In Australia, Exposing Morally Bankrupt Government Action Could Earn You A Jail Sentence
People who expose government wrongdoing should be thanked, not sent to prison. It really is as simple as that.
So how incredibly disappointing – and let’s face it, a little terrifying – that the Turnbull Government’s Attorney-General, Christian Porter, decided to approve the prosecution of Witness K and his lawyer Bernard Collaery. The pair have been charged with conspiring to disclose secret information in breach of the intelligence act.
If we value our democracy and believe in fairness, we must challenge this decision and have it reversed.
Fourteen years ago the Australian Government installed listening devices into the cabinet room of the Government of East Timor. This covert operation was designed to help our government secure an unfair advantage over the fledgling nation, effectively short-changing it out of billions of dollars in gas and oil revenue.
Then Foreign Minister Alexander Downer had already withdrawn Australia’s recognition of the maritime boundary jurisdiction of the International Court of Justice, but turning his back on the independent umpire seemingly wasn’t enough to secure a lucrative deal for Australia. So he approved the covert operation which was carried out under the guise of an AusAid project.
The already uneven negotiations unsurprisingly produced a grossly unfair treaty that ignored the issue of sovereignty and instead focused on how to carve up the massive Greater Sunrise gas field – a field that is located much closer to Timor than Australia.
It’s likely that the use of espionage capabilities to help rip-off a developing nation left a bad taste in the mouths of a number involved. Independent MP Andrew Wilkie’s recent speech in Parliament would also suggest there was disquiet within the intelligence community about diverting resources from counter-terrorism activities in Jakarta to do so.
But the final straw for one of the high ranking ASIS officers involved was when Alexander Downer retired from politics and took a paid consultancy gig for Woodside Petroleum – the very company that stood to benefit the most from the exploitation of the Greater Sunrise field.
This officer, now for legal reasons only referred to as ‘Witness K’, didn’t take his story to the media – he simply lodged a complaint through the formal channels to the Inspector General who referred him to an ASIS approved lawyer, Bernard Collaery.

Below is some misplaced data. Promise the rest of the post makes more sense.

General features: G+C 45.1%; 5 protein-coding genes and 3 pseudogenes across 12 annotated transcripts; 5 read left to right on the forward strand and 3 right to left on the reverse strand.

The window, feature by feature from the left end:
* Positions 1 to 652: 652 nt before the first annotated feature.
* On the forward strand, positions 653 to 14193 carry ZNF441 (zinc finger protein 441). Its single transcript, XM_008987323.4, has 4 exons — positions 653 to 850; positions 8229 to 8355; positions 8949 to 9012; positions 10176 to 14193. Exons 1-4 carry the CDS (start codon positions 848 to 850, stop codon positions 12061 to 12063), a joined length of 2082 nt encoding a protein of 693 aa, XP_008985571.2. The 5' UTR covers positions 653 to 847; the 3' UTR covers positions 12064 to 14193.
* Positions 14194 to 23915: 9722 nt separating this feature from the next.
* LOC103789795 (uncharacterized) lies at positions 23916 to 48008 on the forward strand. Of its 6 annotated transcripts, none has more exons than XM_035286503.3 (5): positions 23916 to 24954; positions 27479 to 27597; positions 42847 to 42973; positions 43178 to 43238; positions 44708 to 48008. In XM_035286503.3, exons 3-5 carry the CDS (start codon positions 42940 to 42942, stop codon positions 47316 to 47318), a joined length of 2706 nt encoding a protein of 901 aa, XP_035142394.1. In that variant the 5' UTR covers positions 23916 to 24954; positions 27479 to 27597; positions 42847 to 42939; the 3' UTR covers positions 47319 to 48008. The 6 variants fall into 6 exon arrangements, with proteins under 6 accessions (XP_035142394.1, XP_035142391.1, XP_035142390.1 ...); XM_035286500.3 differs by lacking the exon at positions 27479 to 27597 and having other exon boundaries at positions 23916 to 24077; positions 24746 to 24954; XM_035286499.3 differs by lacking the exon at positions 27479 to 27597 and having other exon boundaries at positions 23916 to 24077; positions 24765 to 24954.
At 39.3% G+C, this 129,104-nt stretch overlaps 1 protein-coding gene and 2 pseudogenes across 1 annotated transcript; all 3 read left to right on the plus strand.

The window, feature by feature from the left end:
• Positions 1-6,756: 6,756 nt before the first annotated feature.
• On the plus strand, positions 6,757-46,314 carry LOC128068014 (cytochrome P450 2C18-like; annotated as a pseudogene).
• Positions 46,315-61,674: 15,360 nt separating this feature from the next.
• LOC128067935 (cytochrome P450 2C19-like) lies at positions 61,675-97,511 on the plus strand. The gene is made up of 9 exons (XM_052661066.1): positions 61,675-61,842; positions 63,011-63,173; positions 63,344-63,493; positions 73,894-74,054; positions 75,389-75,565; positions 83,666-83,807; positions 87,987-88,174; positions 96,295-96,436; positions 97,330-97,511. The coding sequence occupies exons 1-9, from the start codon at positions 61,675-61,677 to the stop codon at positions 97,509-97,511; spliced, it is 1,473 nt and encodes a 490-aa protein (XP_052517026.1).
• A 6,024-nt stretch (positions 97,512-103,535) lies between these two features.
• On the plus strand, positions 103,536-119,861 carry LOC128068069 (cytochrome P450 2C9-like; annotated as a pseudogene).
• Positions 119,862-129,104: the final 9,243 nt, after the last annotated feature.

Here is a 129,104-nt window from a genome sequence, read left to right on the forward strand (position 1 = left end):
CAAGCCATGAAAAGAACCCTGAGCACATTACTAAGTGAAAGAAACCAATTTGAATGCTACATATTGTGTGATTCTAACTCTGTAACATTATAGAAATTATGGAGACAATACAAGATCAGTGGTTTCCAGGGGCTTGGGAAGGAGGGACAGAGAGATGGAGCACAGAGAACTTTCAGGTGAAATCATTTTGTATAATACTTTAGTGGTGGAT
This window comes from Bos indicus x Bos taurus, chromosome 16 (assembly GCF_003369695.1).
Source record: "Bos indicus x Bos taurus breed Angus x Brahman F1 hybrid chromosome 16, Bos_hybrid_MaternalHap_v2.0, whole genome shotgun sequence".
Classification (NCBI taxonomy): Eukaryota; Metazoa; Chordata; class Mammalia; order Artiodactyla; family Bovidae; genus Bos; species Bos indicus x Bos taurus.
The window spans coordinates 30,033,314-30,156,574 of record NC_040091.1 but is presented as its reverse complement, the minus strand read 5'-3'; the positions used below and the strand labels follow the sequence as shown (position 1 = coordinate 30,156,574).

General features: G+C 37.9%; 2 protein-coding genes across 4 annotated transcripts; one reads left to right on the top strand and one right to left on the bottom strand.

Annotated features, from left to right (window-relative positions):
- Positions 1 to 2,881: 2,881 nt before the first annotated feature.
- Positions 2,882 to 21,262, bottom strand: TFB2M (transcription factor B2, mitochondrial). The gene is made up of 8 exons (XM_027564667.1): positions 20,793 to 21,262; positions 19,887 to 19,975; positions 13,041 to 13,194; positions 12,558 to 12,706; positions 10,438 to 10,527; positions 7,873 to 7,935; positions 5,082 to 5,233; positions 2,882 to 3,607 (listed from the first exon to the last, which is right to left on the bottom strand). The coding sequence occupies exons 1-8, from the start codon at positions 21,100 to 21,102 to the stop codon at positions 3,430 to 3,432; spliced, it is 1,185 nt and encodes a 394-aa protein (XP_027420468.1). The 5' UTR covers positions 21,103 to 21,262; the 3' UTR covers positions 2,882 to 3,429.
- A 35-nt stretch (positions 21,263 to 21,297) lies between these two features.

After a number of years of deliberation, Collaery came to the conclusion that a “conspiracy to defraud” had occurred and that Witness K’s concerns could and should be dealt with.
In 2013, just before the matter was to be raised in arbitration proceedings at The Hague, the Australian Government raided Mr Collaery’s office and seized Witness K’s passport which prevented him from giving evidence in the arbitration.
The International Court of Justice subsequently ordered the Australian Government to stop interfering with East Timor’s communications. It was a major embarrassment for the Australian Government, but fortunately it helped the Timorese get Australia back to the negotiating table to revisit the oil and gas treaty. Finally, a new and far better treaty was signed earlier this year which will establish permanent maritime boundaries between the two nations.
Had Witness K never spoken up, the Howard Government would have been successful in its efforts to short-change our neighbour East Timor out of billions and billions of dollars in oil and gas revenue.
It is not in the public interest for Witness K and Collaery to be prosecuted. Who are the victims of their supposed “crime”? It certainly wasn’t the Timorese. At the time, their tiny nation was the poorest in Asia. The infant mortality rate there was 55 deaths in every 1,000 babies under the age of one (Australia’s by comparison was 5).
As for the Australian public, we deserve to know that our government conducts espionage not just for national security but also for pure economic gain – this is a broader debate that we need to have.
Embarrassing a government or particular politicians who have acted in morally-bankrupt and legally dubious ways shouldn’t be punishable by imprisonment. Yet, that’s what this seemingly boils down to – it’s the Turnbull Government trying to send a message that it will simply not tolerate anyone breaking ranks to speak out.
As the nation’s first law officer, the AG Christian Porter, has the ability to shut this prosecution down and that’s exactly what he should do.
It’s vital that members of the public find their voices. We’ve been sleep walking our way into a police state – led by the nose by the Turnbull Government and a Labor opposition that is derelict in its duty. But the alarm bells are starting to ring.
Solidarity protests for Witness K and Bernard Collaery will be held in Canberra, Melbourne and Dili this week to coincide with the directions hearing that was scheduled in the ACT Magistrates Court.
The Timores activist organising the protest had a stark warning over the weekend for the Australian public - they said the prosecution reminded them of how they were targeted under the Suharto dictatorship.
The AG is taking us down a troubling path and we need to convince him to turn back.
Tom Clarke is a spokesperson for the Timor Sea Justice Campaign.
Feature Image: Lawyer Bernard Collaery, left, addresses the media as lawmaker Andrew Wilkie, right, looks on in Parliament House in Canberra, Australia, Thursday, June 28. Wilkie revealed in Parliament that Collaery and a former spy client who accused the Australian government of illegally bugging the East Timorese Cabinet have been charged with conspiring to disclose secret information. (Image: AP Photo/Rod McGuirk)